Pashtunisation policies that saw leader after leader empower loyal Pashtuns to colonise the territories of minority and potentially rebellious ethnic groups. This began with the efforts of King Abdur Rahman in the 1880s to secure the borders of the new state, using this means with brutal efficacy. This laid the foundation for ethnic land contestation in Hazarajat and in the north, conflict that has intensified over the last decade.
Settlement policies associated with large dam and irrigation developments during the reign of Zahir Shah (1933-1973), which routinely replaced local occupancy with selected settlers; often these "eligible applicants" were Pashtun nomads (Kuchi), who were to prove less than dedicated to the settled farming lifestyle, but who have retained substantial interests in many areas, often as creditors of heavily indebted tenants.
Recordation policies designed to clarify and order land ownership and to bring land relations under state control. This was undertaken by Zahir Shah in the 1960s and 1970s as a mass survey and registration programme, funded by USAID. Less than half of all farmers and farms were registered and not a single title deed was issued but a basis for ownership documentation was widely entrenched. The process also saw a massive expansion of government land, including the bringing of some 2.6 million hectares of pasture under state control.
Distributive reform designed to bring more equity to grossly inequitable land ownership. This began with President Daoud's moderate reforms during the 1970s that placed a ceiling on private landowning, required the compulsory sale of the excess to the state, and instituted progressive taxation on the basis of holdings' size. This was followed by a more extreme, well-meaning but brutally implemented reform by the People's Democratic Party of Afghanistan (PDPA) led by Presidents Taraki and Amin (1978-1979). This dramatically reduced the land ceiling, redistributed the excess without payment of compensation and cancelled standing debts of more than five years relating to mortgaging. The rebellion that ensued from these and concurrent radical educational reforms, led to Soviet invasion and occupation (1979-1989).
All four strategies were implemented in the service of state building and modernisation. All four failed in their objectives. Untangling the conflicts that resulted is a main task facing the current administration.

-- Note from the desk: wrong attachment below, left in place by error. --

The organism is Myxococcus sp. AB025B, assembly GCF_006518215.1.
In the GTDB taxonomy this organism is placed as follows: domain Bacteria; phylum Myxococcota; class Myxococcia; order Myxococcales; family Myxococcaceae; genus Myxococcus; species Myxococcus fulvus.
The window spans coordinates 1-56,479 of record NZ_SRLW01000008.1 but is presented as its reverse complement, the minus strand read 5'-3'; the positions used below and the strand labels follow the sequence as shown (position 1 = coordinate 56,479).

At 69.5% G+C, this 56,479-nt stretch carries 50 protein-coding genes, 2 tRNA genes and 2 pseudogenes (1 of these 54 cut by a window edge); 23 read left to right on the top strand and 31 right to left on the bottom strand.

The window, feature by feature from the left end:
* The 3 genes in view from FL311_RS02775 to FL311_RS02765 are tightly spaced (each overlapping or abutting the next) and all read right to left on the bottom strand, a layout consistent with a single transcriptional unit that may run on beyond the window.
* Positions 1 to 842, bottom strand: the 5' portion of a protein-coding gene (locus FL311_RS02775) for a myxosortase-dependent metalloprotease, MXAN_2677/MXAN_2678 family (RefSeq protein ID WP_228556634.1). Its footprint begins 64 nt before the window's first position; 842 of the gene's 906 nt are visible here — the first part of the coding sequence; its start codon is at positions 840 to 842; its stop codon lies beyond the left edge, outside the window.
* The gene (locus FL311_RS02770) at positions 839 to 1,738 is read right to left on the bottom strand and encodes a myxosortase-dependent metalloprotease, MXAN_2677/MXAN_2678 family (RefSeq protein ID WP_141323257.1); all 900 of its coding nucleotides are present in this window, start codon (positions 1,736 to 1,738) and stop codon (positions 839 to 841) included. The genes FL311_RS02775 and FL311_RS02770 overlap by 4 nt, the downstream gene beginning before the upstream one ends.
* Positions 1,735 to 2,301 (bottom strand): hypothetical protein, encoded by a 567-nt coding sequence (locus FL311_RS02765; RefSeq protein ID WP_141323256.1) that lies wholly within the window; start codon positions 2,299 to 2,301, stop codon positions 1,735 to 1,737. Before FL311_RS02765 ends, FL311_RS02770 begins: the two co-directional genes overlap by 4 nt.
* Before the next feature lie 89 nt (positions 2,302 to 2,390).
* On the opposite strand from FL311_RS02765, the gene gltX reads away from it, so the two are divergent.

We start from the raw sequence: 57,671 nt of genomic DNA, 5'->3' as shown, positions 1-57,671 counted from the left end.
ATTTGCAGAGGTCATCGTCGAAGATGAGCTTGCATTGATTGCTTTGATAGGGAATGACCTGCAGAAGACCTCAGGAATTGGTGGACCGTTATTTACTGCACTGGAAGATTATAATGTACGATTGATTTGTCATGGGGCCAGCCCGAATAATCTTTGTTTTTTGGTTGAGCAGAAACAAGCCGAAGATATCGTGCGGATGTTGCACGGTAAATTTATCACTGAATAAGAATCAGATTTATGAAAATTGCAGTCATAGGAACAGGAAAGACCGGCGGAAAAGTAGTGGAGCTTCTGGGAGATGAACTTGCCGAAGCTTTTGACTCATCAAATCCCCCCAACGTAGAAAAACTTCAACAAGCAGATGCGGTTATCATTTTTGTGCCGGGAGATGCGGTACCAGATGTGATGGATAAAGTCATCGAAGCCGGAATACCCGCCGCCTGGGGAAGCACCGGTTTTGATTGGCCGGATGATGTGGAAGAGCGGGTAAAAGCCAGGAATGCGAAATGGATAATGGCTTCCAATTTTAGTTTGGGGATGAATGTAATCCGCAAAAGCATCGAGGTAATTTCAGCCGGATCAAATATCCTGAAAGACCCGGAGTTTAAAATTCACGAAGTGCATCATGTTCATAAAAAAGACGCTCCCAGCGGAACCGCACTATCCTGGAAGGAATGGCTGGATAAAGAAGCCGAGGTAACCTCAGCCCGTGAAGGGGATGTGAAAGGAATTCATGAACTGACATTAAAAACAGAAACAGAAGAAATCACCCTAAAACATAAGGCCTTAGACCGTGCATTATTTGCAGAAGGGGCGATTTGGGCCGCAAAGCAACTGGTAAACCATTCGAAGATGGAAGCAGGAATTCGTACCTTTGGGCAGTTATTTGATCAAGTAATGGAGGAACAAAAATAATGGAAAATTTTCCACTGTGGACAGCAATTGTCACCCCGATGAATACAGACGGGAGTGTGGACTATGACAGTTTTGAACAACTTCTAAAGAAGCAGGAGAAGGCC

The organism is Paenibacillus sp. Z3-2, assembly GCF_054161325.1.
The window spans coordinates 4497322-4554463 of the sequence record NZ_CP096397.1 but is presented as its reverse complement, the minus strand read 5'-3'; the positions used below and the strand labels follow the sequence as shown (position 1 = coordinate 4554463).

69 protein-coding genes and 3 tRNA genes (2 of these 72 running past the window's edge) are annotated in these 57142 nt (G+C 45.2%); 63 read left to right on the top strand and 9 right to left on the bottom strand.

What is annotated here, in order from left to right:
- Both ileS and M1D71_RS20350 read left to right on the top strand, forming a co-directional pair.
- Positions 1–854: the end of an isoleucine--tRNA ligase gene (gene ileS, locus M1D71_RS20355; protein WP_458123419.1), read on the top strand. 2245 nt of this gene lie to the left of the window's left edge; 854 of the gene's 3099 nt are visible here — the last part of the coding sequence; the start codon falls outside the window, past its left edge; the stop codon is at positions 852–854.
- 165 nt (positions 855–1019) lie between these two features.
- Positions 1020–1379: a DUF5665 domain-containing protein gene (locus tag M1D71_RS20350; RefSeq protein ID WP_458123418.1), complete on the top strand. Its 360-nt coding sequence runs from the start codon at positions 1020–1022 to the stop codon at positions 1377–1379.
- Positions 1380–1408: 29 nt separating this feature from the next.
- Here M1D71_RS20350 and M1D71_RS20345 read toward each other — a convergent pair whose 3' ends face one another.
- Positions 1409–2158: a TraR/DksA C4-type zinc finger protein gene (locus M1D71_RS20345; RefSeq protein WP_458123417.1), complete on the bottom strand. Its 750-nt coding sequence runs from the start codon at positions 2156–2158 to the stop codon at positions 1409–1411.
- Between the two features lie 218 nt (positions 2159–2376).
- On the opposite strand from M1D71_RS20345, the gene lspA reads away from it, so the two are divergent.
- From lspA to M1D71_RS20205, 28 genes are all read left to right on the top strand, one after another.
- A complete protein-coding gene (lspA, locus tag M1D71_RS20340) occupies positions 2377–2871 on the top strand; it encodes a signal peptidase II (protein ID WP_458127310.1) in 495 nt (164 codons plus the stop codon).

Key Drivers of Tenure Insecurity
The current situation of widespread insecurity of tenure appears to be driven by these main conditions:
A history of rural production that builds on deeply inequitable relations within the community with regard to access to and rights over land and water. Symptoms include crushing indebtedness, landlessness and, more recently, destitution, all of which carry abundant seeds for sustaining conflict. This is decreasingly being relieved by traditional social reciprocity, which shows signs of being in demise. The majority poor may decreasingly rely on the rich to keep them housed, fed or landed. Plans to increase agricultural productivity ignore the fact that most farmers are landless and without the resources to re-start farming.
Multiple and unresolved interests over the same land. This stems mainly from the inglorious history of translocation outlined above, which has generated increasingly violent ethnic land disputes. The appropriation of lands by warlords is a more recent (1990s) but equally unsettling phenomenon.
Failure to develop land ownership norms beyond the farm. This is a problem that is shared by many governments around the world and is only now beginning to see creative resolution. It refers to the fact that while most of Afghanistan is land suitable for pastoral rather than arable development, tenure norms are least well developed in the pastureland sector. A related shortfall has been the tendency of state builders to co-opt as much land as possible to state coffers, or at least to its control, which has directly affected customary forest and pastureland rights.
Continuing disorder that helps to sustain tenure insecurity in many rural areas. While this is most visible in the existence of an enormous number of displaced persons, well-settled communities are also affected. Uncontrolled poppy production, warlordism, land invasions and ethnic and intra-community disputes are all generating insecurity at a time when stability of occupancy is essential. The outstanding question is whether matters of land security may be tackled before peace and stability are restored. While in theory the answer may be no, in practice, sustained order is unlikely to be achieved without addressing land conflicts.